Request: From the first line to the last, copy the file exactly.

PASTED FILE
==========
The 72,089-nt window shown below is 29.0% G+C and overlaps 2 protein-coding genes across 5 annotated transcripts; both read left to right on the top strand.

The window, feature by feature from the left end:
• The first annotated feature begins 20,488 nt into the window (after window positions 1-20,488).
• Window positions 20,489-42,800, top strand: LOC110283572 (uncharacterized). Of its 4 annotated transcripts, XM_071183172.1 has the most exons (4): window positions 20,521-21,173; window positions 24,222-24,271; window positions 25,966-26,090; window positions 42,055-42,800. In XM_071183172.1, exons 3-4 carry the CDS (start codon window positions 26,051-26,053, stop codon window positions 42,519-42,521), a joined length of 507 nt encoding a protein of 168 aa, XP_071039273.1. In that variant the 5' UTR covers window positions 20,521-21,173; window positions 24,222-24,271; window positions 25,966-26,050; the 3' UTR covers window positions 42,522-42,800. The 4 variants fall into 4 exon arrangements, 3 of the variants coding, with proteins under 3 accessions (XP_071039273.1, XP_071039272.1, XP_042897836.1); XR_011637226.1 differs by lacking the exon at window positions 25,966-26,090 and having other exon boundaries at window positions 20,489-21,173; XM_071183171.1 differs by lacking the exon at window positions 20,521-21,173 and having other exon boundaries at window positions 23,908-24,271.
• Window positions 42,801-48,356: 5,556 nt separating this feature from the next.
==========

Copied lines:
The 72,089-nt window shown below is 29.0% G+C and overlaps 2 protein-coding genes across 5 annotated transcripts; both read left to right on the top strand.

The window, feature by feature from the left end:
• The first annotated feature begins 20,488 nt into the window (after window positions 1-20,488).
• Window positions 20,489-42,800, top strand: LOC110283572 (uncharacterized). Of its 4 annotated transcripts, XM_071183172.1 has the most exons (4): window positions 20,521-21,173; window positions 24,222-24,271; window positions 25,966-26,090; window positions 42,055-42,800. In XM_071183172.1, exons 3-4 carry the CDS (start codon window positions 26,051-26,053, stop codon window positions 42,519-42,521), a joined length of 507 nt encoding a protein of 168 aa, XP_071039273.1. In that variant the 5' UTR covers window positions 20,521-21,173; window positions 24,222-24,271; window positions 25,966-26,050; the 3' UTR covers window positions 42,522-42,800. The 4 variants fall into 4 exon arrangements, 3 of the variants coding, with proteins under 3 accessions (XP_071039273.1, XP_071039272.1, XP_042897836.1); XR_011637226.1 differs by lacking the exon at window positions 25,966-26,090 and having other exon boundaries at window positions 20,489-21,173; XM_071183171.1 differs by lacking the exon at window positions 20,521-21,173 and having other exon boundaries at window positions 23,908-24,271.
• Window positions 42,801-48,356: 5,556 nt separating this feature from the next.